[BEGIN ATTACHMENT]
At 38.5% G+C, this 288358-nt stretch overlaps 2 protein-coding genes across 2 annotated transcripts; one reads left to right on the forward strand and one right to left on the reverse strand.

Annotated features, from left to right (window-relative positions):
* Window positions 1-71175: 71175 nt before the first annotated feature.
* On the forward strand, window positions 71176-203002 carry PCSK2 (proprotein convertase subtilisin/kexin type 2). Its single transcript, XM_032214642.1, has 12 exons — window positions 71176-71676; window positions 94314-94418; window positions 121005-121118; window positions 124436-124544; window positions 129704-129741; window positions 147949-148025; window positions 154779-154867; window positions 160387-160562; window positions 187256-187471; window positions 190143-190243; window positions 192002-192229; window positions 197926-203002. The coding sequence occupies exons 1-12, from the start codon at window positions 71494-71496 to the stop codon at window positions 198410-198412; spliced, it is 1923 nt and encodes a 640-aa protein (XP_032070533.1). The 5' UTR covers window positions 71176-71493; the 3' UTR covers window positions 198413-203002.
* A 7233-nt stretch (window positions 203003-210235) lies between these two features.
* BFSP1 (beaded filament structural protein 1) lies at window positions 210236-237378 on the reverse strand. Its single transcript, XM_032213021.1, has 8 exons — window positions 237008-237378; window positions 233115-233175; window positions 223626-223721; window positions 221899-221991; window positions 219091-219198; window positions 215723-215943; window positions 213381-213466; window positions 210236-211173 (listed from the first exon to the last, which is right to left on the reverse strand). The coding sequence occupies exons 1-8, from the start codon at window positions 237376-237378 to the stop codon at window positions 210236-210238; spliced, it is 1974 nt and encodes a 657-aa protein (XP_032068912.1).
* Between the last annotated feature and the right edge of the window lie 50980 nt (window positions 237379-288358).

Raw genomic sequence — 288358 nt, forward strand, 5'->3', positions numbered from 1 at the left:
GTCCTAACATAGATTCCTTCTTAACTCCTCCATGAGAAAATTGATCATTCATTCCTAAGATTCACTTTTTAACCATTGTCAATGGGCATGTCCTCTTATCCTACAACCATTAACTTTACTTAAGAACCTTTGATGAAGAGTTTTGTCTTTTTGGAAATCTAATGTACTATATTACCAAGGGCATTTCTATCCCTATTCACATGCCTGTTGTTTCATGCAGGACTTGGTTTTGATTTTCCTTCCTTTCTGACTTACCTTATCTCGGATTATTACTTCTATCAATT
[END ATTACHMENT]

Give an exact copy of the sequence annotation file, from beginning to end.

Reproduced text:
At 38.5% G+C, this 288358-nt stretch overlaps 2 protein-coding genes across 2 annotated transcripts; one reads left to right on the forward strand and one right to left on the reverse strand.

Annotated features, from left to right (window-relative positions):
* Window positions 1-71175: 71175 nt before the first annotated feature.
* On the forward strand, window positions 71176-203002 carry PCSK2 (proprotein convertase subtilisin/kexin type 2). Its single transcript, XM_032214642.1, has 12 exons — window positions 71176-71676; window positions 94314-94418; window positions 121005-121118; window positions 124436-124544; window positions 129704-129741; window positions 147949-148025; window positions 154779-154867; window positions 160387-160562; window positions 187256-187471; window positions 190143-190243; window positions 192002-192229; window positions 197926-203002. The coding sequence occupies exons 1-12, from the start codon at window positions 71494-71496 to the stop codon at window positions 198410-198412; spliced, it is 1923 nt and encodes a 640-aa protein (XP_032070533.1). The 5' UTR covers window positions 71176-71493; the 3' UTR covers window positions 198413-203002.
* A 7233-nt stretch (window positions 203003-210235) lies between these two features.
* BFSP1 (beaded filament structural protein 1) lies at window positions 210236-237378 on the reverse strand. Its single transcript, XM_032213021.1, has 8 exons — window positions 237008-237378; window positions 233115-233175; window positions 223626-223721; window positions 221899-221991; window positions 219091-219198; window positions 215723-215943; window positions 213381-213466; window positions 210236-211173 (listed from the first exon to the last, which is right to left on the reverse strand). The coding sequence occupies exons 1-8, from the start codon at window positions 237376-237378 to the stop codon at window positions 210236-210238; spliced, it is 1974 nt and encodes a 657-aa protein (XP_032068912.1).
* Between the last annotated feature and the right edge of the window lie 50980 nt (window positions 237379-288358).

Raw genomic sequence — 288358 nt, forward strand, 5'->3', positions numbered from 1 at the left:
GTCCTAACATAGATTCCTTCTTAACTCCTCCATGAGAAAATTGATCATTCATTCCTAAGATTCACTTTTTAACCATTGTCAATGGGCATGTCCTCTTATCCTACAACCATTAACTTTACTTAAGAACCTTTGATGAAGAGTTTTGTCTTTTTGGAAATCTAATGTACTATATTACCAAGGGCATTTCTATCCCTATTCACATGCCTGTTGTTTCATGCAGGACTTGGTTTTGATTTTCCTTCCTTTCTGACTTACCTTATCTCGGATTATTACTTCTATCAATT